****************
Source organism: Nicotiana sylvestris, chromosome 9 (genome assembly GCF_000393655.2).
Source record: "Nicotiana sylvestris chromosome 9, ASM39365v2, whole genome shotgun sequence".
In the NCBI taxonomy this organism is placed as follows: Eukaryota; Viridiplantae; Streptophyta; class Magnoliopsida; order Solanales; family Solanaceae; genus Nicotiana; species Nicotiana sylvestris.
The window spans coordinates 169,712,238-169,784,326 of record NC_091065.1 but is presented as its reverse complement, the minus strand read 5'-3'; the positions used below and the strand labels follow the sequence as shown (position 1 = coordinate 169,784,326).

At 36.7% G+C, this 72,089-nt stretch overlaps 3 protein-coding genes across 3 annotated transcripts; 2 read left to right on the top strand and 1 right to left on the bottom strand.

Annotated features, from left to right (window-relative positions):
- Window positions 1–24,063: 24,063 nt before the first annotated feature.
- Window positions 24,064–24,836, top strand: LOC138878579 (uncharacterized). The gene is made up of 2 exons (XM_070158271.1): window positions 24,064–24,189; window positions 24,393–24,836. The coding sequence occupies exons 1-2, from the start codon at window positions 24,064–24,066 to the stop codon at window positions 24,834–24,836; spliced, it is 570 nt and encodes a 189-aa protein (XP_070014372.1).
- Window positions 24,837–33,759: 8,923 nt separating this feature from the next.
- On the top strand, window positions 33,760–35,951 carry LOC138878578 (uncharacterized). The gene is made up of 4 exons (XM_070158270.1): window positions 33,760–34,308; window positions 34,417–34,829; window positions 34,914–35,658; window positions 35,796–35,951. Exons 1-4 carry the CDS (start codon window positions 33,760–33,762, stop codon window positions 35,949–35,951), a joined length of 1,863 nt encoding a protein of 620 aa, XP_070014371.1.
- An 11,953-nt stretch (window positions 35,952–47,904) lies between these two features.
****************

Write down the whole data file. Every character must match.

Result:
Source organism: Nicotiana sylvestris, chromosome 9 (genome assembly GCF_000393655.2).
Source record: "Nicotiana sylvestris chromosome 9, ASM39365v2, whole genome shotgun sequence".
In the NCBI taxonomy this organism is placed as follows: Eukaryota; Viridiplantae; Streptophyta; class Magnoliopsida; order Solanales; family Solanaceae; genus Nicotiana; species Nicotiana sylvestris.
The window spans coordinates 169,712,238-169,784,326 of record NC_091065.1 but is presented as its reverse complement, the minus strand read 5'-3'; the positions used below and the strand labels follow the sequence as shown (position 1 = coordinate 169,784,326).

At 36.7% G+C, this 72,089-nt stretch overlaps 3 protein-coding genes across 3 annotated transcripts; 2 read left to right on the top strand and 1 right to left on the bottom strand.

Annotated features, from left to right (window-relative positions):
- Window positions 1–24,063: 24,063 nt before the first annotated feature.
- Window positions 24,064–24,836, top strand: LOC138878579 (uncharacterized). The gene is made up of 2 exons (XM_070158271.1): window positions 24,064–24,189; window positions 24,393–24,836. The coding sequence occupies exons 1-2, from the start codon at window positions 24,064–24,066 to the stop codon at window positions 24,834–24,836; spliced, it is 570 nt and encodes a 189-aa protein (XP_070014372.1).
- Window positions 24,837–33,759: 8,923 nt separating this feature from the next.
- On the top strand, window positions 33,760–35,951 carry LOC138878578 (uncharacterized). The gene is made up of 4 exons (XM_070158270.1): window positions 33,760–34,308; window positions 34,417–34,829; window positions 34,914–35,658; window positions 35,796–35,951. Exons 1-4 carry the CDS (start codon window positions 33,760–33,762, stop codon window positions 35,949–35,951), a joined length of 1,863 nt encoding a protein of 620 aa, XP_070014371.1.
- An 11,953-nt stretch (window positions 35,952–47,904) lies between these two features.